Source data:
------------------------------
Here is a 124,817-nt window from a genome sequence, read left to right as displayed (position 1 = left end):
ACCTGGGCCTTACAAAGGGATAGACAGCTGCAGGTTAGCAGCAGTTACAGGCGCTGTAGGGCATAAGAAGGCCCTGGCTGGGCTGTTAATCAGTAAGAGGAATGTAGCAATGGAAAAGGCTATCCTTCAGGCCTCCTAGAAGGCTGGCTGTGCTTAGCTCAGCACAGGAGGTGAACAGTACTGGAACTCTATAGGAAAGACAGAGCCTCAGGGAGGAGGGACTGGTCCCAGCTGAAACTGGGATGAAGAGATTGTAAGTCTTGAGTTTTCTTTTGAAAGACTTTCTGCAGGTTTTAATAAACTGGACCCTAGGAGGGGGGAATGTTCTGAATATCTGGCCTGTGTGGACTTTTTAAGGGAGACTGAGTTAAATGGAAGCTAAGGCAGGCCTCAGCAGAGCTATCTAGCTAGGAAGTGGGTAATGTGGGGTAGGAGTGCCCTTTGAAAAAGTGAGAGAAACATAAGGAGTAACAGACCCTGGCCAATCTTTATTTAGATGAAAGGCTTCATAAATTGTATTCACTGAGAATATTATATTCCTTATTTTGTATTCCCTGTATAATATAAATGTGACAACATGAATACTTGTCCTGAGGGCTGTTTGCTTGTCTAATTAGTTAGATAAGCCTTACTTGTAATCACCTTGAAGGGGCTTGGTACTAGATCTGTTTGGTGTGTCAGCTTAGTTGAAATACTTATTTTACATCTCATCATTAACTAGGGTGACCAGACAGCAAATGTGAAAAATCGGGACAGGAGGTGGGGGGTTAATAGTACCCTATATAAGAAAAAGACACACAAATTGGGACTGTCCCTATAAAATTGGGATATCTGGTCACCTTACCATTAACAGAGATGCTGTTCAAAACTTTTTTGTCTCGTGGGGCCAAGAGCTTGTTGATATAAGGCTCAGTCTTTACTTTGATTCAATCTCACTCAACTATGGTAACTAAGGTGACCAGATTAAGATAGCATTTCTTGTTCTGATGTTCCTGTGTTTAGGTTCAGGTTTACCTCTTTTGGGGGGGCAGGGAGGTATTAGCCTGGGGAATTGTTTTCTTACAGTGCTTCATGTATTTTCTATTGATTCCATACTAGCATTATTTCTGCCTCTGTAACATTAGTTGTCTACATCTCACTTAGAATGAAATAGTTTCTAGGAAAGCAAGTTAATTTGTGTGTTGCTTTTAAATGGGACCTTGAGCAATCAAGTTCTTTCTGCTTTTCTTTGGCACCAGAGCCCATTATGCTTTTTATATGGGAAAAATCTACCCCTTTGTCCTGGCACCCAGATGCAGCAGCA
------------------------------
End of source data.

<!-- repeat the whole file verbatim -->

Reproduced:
Here is a 124,817-nt window from a genome sequence, read left to right as displayed (position 1 = left end):
ACCTGGGCCTTACAAAGGGATAGACAGCTGCAGGTTAGCAGCAGTTACAGGCGCTGTAGGGCATAAGAAGGCCCTGGCTGGGCTGTTAATCAGTAAGAGGAATGTAGCAATGGAAAAGGCTATCCTTCAGGCCTCCTAGAAGGCTGGCTGTGCTTAGCTCAGCACAGGAGGTGAACAGTACTGGAACTCTATAGGAAAGACAGAGCCTCAGGGAGGAGGGACTGGTCCCAGCTGAAACTGGGATGAAGAGATTGTAAGTCTTGAGTTTTCTTTTGAAAGACTTTCTGCAGGTTTTAATAAACTGGACCCTAGGAGGGGGGAATGTTCTGAATATCTGGCCTGTGTGGACTTTTTAAGGGAGACTGAGTTAAATGGAAGCTAAGGCAGGCCTCAGCAGAGCTATCTAGCTAGGAAGTGGGTAATGTGGGGTAGGAGTGCCCTTTGAAAAAGTGAGAGAAACATAAGGAGTAACAGACCCTGGCCAATCTTTATTTAGATGAAAGGCTTCATAAATTGTATTCACTGAGAATATTATATTCCTTATTTTGTATTCCCTGTATAATATAAATGTGACAACATGAATACTTGTCCTGAGGGCTGTTTGCTTGTCTAATTAGTTAGATAAGCCTTACTTGTAATCACCTTGAAGGGGCTTGGTACTAGATCTGTTTGGTGTGTCAGCTTAGTTGAAATACTTATTTTACATCTCATCATTAACTAGGGTGACCAGACAGCAAATGTGAAAAATCGGGACAGGAGGTGGGGGGTTAATAGTACCCTATATAAGAAAAAGACACACAAATTGGGACTGTCCCTATAAAATTGGGATATCTGGTCACCTTACCATTAACAGAGATGCTGTTCAAAACTTTTTTGTCTCGTGGGGCCAAGAGCTTGTTGATATAAGGCTCAGTCTTTACTTTGATTCAATCTCACTCAACTATGGTAACTAAGGTGACCAGATTAAGATAGCATTTCTTGTTCTGATGTTCCTGTGTTTAGGTTCAGGTTTACCTCTTTTGGGGGGGCAGGGAGGTATTAGCCTGGGGAATTGTTTTCTTACAGTGCTTCATGTATTTTCTATTGATTCCATACTAGCATTATTTCTGCCTCTGTAACATTAGTTGTCTACATCTCACTTAGAATGAAATAGTTTCTAGGAAAGCAAGTTAATTTGTGTGTTGCTTTTAAATGGGACCTTGAGCAATCAAGTTCTTTCTGCTTTTCTTTGGCACCAGAGCCCATTATGCTTTTTATATGGGAAAAATCTACCCCTTTGTCCTGGCACCCAGATGCAGCAGCA